Walmart Inc. today announced that it’s investing $350 billion over the next decade on products made, grown or assembled in the U.S. The retailer, which is focusing on six priority categories, including plastics, textiles, small electrical appliances, food processing, pharmaceutical and medical supplies, and Goods Not For Resale, estimated the commitment will support 750,000 new jobs.
The retailer said it will cultivate American-made products through reshoring, expanding orders with existing suppliers and placing orders with new suppliers. Walmart cited the most competitive U.S.-made products as those made of raw materials available here, such as cotton, plastics and metals, items with highly automated product processes, and products that are inefficient to ship.
In addition to the job growth, the initiative will have a positive impact on the environment, with 100 million tons of CO2 emissions avoided by sourcing products in closer proximity to consumers.
Walmart said the investment will also open the door to small businesses and diverse suppliers and sellers based in the U.S., giving 9,000 entrepreneurs the opportunity to become Walmart vendors through the retailer’s Open Call days, when anyone with a shelf-ready product that supports American jobs can pitch the retailer. This year’s event will be held virtually on June 30.
The retailer has been down the domestic road before. Walmart in the ’80s was part of a Crafted With Pride campaign that pledged to buy American products. According to reports, Walmart initially cut imports by 20%, but turned to more exports to support its global expansion and everyday low price business model.
In 2013, Walmart pledged to spend $250 billion over 10 years on products made in the U.S. At the time, the retailer said that two-thirds of what it bought was already made or grown in the U.S. “We’re on track to deliver this promise, but we can do more,” said John Furner, president and CEO of Walmart U.S. The retailer launched the 2013 effort after criticism from unions and others who said its emphasis on low-priced goods was undermining U.S. jobs.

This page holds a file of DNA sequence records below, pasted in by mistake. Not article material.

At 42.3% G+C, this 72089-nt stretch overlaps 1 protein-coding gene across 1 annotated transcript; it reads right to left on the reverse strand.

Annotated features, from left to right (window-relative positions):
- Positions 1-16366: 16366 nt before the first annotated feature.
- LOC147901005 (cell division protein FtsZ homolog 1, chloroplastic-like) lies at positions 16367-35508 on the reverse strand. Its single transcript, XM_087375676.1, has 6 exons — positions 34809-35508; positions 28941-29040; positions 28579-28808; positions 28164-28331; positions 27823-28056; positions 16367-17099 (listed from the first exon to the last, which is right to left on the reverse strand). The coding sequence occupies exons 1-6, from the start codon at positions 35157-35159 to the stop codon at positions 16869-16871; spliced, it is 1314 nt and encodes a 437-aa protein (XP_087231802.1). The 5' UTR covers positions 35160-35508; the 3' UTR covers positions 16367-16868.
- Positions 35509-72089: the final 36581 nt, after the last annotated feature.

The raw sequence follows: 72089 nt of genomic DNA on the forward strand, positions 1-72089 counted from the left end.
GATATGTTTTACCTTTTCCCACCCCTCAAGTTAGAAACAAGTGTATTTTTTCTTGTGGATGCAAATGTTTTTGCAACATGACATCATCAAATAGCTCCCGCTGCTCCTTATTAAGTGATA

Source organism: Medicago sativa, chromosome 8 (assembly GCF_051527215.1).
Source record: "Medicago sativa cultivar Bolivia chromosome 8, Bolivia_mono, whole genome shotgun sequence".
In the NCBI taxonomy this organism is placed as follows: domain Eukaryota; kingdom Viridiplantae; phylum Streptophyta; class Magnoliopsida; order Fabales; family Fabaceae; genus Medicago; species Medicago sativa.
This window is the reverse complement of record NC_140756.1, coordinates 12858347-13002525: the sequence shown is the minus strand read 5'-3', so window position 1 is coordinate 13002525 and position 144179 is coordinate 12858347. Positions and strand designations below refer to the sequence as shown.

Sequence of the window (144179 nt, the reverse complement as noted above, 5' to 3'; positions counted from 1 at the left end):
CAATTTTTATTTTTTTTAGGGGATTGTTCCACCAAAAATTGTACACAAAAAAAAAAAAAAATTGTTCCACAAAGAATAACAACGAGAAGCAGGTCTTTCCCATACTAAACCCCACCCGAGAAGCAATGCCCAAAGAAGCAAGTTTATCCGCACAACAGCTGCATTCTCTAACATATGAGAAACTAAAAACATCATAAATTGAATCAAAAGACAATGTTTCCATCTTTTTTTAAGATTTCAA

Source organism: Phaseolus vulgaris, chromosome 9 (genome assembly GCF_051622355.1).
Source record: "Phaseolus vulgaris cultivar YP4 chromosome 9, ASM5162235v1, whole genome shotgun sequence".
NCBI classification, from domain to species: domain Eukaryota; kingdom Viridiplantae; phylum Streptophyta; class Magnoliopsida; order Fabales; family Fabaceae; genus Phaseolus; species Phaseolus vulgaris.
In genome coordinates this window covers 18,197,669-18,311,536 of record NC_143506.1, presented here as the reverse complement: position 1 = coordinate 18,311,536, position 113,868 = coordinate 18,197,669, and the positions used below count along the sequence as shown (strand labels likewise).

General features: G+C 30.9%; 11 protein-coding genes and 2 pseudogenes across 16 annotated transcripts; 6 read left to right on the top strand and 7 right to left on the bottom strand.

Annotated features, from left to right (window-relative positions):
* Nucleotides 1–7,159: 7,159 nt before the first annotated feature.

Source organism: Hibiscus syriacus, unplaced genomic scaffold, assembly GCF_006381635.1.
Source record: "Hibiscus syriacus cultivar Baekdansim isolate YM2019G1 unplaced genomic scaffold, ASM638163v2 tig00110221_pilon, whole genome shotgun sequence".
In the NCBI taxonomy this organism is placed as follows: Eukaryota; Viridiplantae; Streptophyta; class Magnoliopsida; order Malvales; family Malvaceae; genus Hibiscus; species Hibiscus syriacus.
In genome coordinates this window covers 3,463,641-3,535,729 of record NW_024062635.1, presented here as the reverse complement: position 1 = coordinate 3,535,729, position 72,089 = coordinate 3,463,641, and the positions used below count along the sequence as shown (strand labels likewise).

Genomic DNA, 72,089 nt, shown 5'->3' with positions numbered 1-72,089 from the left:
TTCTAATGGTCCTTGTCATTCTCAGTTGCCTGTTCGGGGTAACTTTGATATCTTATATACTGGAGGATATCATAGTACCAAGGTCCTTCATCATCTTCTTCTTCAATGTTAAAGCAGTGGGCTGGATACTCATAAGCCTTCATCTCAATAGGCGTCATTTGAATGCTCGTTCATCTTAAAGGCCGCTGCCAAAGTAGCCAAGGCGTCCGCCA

According to the Economic Policy Institute, the U.S. lost more than 91,000 manufacturing plants and nearly 5 million manufacturing jobs since 1997. About 500,000 jobs were gained between 2016 and 2019 due to increased domestic purchasing spurred by tax cuts and heavy federal spending, but the recently-added jobs were wiped out by the Covid-19 crisis, with more than 740,000 lost in 2020.
Citing supplier Techtronic Industries in Anderson, South Carolina, which assembles items sold in Walmart stores and on Walmart.com, Furner said the 1,500-person plant plans to double its headcount over the the next two years. “We want more American communities to see these benefits,” Furner said. “That’s why we’re strengthening our commitment to U.S. manufacturing.”
Walmart is launching American Lighthouses to unite key stakeholders in specific regions of the country to identify and overcome top-down barriers to U.S. production. The Lighthouses will bring together participants from the supplier community, including manufacturers and NGOs, leaders from academia, government and local economic development groups.
By joining together key regions and various stakeholders, Walmart believes it can improve supply chain efficiency, which will support the goal of bringing back U.S. manufacturing in a sustainable, long-term way.
“U.S. manufacturing really matters,” Furner said. “It matters to our suppliers, to entrepreneurs and to the environment. It matters to our customers with more than 85% of them saying that it’s important for us to carry products made or assembled in the U.S. Most of all, because of the jobs it brings, it matters to American communities and the people who live in them.”